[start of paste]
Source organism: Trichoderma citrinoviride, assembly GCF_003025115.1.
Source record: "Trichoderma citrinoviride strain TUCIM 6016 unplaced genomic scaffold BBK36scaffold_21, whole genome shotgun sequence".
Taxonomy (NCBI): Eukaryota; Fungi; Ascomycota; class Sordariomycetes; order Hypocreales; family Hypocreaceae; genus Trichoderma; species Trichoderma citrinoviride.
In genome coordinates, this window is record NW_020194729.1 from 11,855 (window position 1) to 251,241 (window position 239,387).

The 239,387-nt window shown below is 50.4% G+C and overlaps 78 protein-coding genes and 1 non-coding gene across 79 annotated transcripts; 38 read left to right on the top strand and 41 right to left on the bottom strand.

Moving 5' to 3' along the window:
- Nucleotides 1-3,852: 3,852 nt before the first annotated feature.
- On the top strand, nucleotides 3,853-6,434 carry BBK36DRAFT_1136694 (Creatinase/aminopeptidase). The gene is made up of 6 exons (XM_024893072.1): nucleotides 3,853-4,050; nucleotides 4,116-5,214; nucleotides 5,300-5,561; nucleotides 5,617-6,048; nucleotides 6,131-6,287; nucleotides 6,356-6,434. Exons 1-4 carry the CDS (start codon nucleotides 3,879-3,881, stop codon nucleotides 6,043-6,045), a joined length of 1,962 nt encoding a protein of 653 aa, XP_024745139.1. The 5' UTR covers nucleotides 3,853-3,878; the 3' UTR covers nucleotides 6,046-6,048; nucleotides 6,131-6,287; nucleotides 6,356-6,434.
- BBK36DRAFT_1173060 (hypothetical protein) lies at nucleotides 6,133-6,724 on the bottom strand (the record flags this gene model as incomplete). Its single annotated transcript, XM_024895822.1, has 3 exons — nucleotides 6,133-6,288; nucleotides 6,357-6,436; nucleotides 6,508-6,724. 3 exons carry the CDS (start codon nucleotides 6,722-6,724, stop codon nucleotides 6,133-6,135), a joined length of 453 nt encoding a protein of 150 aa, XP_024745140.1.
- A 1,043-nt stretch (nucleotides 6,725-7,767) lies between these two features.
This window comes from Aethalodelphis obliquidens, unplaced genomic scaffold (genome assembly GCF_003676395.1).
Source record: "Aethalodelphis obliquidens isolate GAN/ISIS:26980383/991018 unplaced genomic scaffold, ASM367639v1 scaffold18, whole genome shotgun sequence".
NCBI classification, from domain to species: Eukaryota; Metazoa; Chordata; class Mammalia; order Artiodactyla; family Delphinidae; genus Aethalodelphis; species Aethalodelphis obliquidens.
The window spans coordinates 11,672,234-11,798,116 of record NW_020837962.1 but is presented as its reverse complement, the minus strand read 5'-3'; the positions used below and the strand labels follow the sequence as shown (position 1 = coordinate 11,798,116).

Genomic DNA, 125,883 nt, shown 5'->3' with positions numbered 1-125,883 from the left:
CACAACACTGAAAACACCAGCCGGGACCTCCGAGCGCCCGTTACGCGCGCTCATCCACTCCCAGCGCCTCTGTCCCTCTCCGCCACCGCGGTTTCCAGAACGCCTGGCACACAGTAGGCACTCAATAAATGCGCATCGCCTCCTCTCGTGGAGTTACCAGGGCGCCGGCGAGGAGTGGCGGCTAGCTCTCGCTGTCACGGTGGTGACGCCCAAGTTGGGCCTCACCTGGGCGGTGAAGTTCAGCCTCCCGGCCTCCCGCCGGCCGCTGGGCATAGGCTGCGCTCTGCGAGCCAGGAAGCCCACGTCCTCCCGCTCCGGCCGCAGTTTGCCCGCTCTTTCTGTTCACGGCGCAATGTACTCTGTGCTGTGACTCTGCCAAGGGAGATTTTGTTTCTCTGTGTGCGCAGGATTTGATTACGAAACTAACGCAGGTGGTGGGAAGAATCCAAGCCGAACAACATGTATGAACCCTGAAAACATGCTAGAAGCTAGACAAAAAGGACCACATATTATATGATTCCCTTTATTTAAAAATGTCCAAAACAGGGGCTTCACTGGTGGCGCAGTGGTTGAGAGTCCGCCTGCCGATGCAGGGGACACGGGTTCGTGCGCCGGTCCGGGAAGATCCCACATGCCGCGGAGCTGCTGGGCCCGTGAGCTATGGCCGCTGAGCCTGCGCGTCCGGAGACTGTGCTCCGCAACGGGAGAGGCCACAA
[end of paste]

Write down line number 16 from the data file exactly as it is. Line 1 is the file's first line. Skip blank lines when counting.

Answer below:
CACAACACTGAAAACACCAGCCGGGACCTCCGAGCGCCCGTTACGCGCGCTCATCCACTCCCAGCGCCTCTGTCCCTCTCCGCCACCGCGGTTTCCAGAACGCCTGGCACACAGTAGGCACTCAATAAATGCGCATCGCCTCCTCTCGTGGAGTTACCAGGGCGCCGGCGAGGAGTGGCGGCTAGCTCTCGCTGTCACGGTGGTGACGCCCAAGTTGGGCCTCACCTGGGCGGTGAAGTTCAGCCTCCCGGCCTCCCGCCGGCCGCTGGGCATAGGCTGCGCTCTGCGAGCCAGGAAGCCCACGTCCTCCCGCTCCGGCCGCAGTTTGCCCGCTCTTTCTGTTCACGGCGCAATGTACTCTGTGCTGTGACTCTGCCAAGGGAGATTTTGTTTCTCTGTGTGCGCAGGATTTGATTACGAAACTAACGCAGGTGGTGGGAAGAATCCAAGCCGAACAACATGTATGAACCCTGAAAACATGCTAGAAGCTAGACAAAAAGGACCACATATTATATGATTCCCTTTATTTAAAAATGTCCAAAACAGGGGCTTCACTGGTGGCGCAGTGGTTGAGAGTCCGCCTGCCGATGCAGGGGACACGGGTTCGTGCGCCGGTCCGGGAAGATCCCACATGCCGCGGAGCTGCTGGGCCCGTGAGCTATGGCCGCTGAGCCTGCGCGTCCGGAGACTGTGCTCCGCAACGGGAGAGGCCACAA